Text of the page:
The consultant advised us that we needed to get an EEG to check him out. He made a phone call from his desk and found space on a ward for Matthew. He filled in the admission slip, collected together all of Matthew's notes and made asked us to wait outside while he dictated a letter to our family GP. He came out and met us, asked us to walk around to the hospital, Mattie's notes in our hands and go straight to the admissions office.

The Hospital

Temple street is like a maze. Walking from the admission office to the ward was not straight forward. Honestly if you've ever been in Temple Street you'll know it makes Hogwarts look like a walk in the park. As we pondered what direction to turn, the consultant appeared. "Hello" he shouted, "This way". He led Emma, Matthew and I to the ward. We'd nothing with us, as we were not expecting to have a hospital visit, so once we'd packed the buggy up, got the hospital tags on Matthew's arms we were off - into the Neurology department.

Neurology

With little waiting around we were whisked into a room, Matthew and Emma sat on a bed facing a camera hooked up to a PC / work station. Leads were attached to Mattie’s head and the EEG was started. Just as the EEG kicked off Matthew began spasming.

Baby Matthew having an EEG with Emma at Temple Street Children's Hospital
Baby Matthew having an EEG with Emma at Temple Street Children's Hospital

Infantile Spasms

"I'm sure you'll get the results soon." Once the EEG was complete the operator noted that "It's very unusual, but the consultant came up in person and handed me the paper work for the EEG. They don't normally do that."

The speed at which everything had happened was frightening and reassuring at the same time. We still had no idea what was really wrong with Mattie.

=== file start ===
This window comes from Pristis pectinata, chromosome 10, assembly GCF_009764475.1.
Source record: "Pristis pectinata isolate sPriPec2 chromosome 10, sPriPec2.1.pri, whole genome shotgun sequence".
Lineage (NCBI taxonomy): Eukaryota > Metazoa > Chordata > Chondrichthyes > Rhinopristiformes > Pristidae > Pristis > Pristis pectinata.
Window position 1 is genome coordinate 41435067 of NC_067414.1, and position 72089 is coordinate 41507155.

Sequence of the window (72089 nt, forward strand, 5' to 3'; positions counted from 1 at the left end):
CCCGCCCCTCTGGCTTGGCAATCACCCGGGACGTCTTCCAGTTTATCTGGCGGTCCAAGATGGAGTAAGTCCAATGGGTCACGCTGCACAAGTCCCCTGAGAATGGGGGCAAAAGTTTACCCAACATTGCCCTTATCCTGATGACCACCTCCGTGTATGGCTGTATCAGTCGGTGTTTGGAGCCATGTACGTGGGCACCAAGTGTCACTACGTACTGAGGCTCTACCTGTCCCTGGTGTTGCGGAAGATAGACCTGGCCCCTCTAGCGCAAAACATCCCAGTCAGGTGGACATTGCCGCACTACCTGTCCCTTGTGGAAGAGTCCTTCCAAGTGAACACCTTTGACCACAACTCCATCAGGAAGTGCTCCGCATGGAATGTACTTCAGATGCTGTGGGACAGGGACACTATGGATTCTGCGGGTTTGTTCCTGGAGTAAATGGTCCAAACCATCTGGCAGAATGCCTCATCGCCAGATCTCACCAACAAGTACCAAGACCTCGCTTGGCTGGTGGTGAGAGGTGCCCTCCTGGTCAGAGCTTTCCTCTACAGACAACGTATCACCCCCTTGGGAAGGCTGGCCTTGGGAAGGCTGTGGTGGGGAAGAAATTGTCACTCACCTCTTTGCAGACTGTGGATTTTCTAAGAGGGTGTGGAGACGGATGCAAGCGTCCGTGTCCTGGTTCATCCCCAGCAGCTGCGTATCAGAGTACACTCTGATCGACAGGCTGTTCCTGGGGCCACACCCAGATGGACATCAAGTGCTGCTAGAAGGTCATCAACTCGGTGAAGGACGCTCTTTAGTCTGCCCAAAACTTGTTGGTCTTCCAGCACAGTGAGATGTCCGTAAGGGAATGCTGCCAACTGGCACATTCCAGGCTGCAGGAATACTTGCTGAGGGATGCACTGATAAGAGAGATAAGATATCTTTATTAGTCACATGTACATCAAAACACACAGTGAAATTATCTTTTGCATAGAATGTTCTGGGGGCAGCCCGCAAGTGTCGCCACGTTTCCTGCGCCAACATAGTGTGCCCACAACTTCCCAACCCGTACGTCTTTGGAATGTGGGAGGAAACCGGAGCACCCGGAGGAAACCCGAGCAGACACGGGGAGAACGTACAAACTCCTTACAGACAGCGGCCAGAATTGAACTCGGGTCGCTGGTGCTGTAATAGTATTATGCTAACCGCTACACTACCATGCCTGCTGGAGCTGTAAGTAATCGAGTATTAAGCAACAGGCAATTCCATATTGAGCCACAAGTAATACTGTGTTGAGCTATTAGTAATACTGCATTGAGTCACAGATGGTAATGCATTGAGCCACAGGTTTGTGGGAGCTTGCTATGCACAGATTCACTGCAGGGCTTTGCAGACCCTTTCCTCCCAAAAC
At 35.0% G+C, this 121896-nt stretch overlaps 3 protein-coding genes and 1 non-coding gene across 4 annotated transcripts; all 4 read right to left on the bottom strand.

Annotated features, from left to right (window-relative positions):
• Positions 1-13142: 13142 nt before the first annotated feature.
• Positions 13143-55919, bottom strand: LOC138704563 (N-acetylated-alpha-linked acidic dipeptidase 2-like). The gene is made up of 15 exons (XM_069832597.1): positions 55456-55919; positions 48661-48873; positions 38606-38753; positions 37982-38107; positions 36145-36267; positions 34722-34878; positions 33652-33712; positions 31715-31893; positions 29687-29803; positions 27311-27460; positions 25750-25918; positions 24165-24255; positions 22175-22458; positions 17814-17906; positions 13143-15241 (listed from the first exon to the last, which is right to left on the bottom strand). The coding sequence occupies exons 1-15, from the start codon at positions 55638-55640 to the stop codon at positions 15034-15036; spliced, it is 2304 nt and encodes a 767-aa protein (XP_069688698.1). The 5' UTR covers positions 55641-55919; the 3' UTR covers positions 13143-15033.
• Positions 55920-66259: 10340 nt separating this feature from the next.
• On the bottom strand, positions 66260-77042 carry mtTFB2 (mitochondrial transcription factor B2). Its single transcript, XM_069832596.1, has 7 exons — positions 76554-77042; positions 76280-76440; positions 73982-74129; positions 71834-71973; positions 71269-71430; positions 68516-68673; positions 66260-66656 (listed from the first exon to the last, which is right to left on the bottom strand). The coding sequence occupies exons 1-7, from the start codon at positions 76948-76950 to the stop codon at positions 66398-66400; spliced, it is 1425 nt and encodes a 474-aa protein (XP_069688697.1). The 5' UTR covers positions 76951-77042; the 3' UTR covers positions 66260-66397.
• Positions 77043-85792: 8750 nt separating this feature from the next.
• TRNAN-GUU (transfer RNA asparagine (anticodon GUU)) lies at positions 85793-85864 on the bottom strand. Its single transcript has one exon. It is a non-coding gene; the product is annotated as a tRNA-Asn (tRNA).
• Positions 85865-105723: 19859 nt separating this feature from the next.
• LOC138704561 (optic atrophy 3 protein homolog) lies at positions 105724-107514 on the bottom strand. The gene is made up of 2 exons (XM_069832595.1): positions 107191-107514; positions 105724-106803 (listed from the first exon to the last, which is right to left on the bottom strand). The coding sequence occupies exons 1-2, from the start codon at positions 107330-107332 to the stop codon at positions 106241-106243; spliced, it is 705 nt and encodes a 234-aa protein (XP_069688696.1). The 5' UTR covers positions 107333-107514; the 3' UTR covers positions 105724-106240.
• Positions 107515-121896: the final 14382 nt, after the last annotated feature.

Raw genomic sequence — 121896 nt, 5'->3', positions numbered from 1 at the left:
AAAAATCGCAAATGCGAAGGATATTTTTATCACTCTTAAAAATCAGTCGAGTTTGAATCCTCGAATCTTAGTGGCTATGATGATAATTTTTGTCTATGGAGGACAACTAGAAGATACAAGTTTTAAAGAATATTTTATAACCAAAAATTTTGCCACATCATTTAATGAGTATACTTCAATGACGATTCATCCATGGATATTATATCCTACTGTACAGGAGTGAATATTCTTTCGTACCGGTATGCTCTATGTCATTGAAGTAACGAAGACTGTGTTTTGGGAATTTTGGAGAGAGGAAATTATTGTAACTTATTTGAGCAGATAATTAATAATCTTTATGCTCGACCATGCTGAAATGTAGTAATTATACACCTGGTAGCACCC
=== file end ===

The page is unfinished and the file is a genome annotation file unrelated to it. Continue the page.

We moved from the EEG room into a waiting room in the Neurology department. The consultant came in to see us. He explained that Matthew had "Infantile Spasms", the EEG had shown that. He then explained that the Neurology department would be looking after Matthew from here on.

Two members of the Neurology department came in to see us and as they were explaining what was going on, Matthew had another spasm attack. It was a confusing conversation. Looking back I can't really remember what was said - just that it was cut short with the spasms, and that they were going to start Matthew on a very high dose of steroids and would return him to the ward. He'd be staying in hospital until they could arrange an MRI.

I called Emma's sister to ask her to collect our eldest little boy, Ben (not yet two himself) from his crèche, while Emma and I worked out who was staying with Matthew and was needed for a hospital stay.

This was to be the start of a very confusing week.

Getting ready for the night ahead

We decided that Emma would stay with Matthew that first night and that I would return home, get our other little boy ready for bed before heading back into the hospital with all the gear needed.

Ben knew something was up the minute I collected him. They say kids have a sixth sense and I do think that's true. We got home and the house simply felt empty.. dead quiet.. and a little weird to be honest. It was hard not to feel scared when I walked into our bedroom and saw Matthew's empty cot beside the bed.

As soon as Ben walked into the house he said "Mammy! ... Baabaa?" and walked around looking for them.